In exceptional circumstances, if an applicant cannot afford the real Living Wage (rLW) there is potential to increase the grant to meet the rLW. Should you have any concerns regarding this, you should contact us [email protected] or contact your Funding Officer at the earliest opportunity. We may consider measures to ensure the Fair Work First requirements remain proportionate and this will be considered by NatureScot on a case by case basis.
Funding recipients must provide evidence that they comply with the Fair Work First Policy by completing a Fair Work First – employer declaration form.
Other Permissions and Consents
We will ask you in the application form what permissions and consents are required to enable you to implement your project, including a likely timescale for both applying and securing them. If your application is successful, all relevant permissions must be confirmed before work commences. This includes Environmental Impact Assessment (EIA) decisions, felling permissions, Scottish Environmental Protection Agency (SEPA) licences, marine licences, deer management agreements, Site of Special Scientific Interest (SSSI) consents, Historic Environment Scotland, and any other permissions relating to designated sites or land ownership, where appropriate.
Permissions must be sought as soon as possible after a Funding Offer has been issued, with the expectation these will be secured within a specified timeframe according to the Funding Offer date. We understand that some permissions may take longer, for example a SEPA Controlled Activities Regulations (CAR) licence. You should explain in the application form what discussions have occurred regarding permissions and with who.
If your project requires planning permission, we recognise this can take some time. You should detail what discussions you have had with the planning authority in your application form, including any feedback and indications of timescale, and ensure that the implications of a delayed decision and your ability to deliver the project by the intended end date stated in your application are fully addressed within the risk section of the application form.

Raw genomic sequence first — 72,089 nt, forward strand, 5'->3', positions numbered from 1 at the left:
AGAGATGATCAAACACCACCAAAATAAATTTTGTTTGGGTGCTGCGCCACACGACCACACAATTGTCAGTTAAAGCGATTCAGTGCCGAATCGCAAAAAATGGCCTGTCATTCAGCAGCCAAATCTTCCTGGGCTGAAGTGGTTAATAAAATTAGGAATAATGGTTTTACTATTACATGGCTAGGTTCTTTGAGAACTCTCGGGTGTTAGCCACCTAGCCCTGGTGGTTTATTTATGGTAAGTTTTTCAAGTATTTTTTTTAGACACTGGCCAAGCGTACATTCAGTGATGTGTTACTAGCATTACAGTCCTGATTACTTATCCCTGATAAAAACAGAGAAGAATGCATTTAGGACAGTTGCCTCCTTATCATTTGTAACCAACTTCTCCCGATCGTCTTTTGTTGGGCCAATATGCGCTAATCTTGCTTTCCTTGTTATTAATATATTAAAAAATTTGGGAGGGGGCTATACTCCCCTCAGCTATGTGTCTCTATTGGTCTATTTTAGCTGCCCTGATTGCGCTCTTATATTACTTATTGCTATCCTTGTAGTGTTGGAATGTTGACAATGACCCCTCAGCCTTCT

NatureScot will offer funding that is conditional on permissions being secured by a set date. If that timeframe is not achieved, you should expect that we will withdraw our offer of funding.
How to apply
Please then download an Expression of Interest (EOI) form.
You may submit more than one EOI where potential projects are entirely unrelated.
You can submit an EOI when you are ready to do so. Please consider in advance which application deadline, as noted below, you are planning to apply for. We would strongly recommend that you submit an EOI significantly in advance of an application deadline so you have time to consider our feedback before you progress to an application.
We aim to respond to your EOI within 20 working days. If you submit an EOI within 20 working days of an application deadline we cannot guarantee that we will be able to respond in time and you should wait for the next application deadline to apply.
EOIs are a mandatory requirement for applicants. However, if you have received NRF Transforming Nature – Development phase funding you do not need to submit an EOI to apply for Transforming Nature - Delivery phase funding and can proceed straight to application stage, please contact [email protected] to request an application form. Please note securing NRF development phase funding does not guarantee a successful NRF delivery phase application.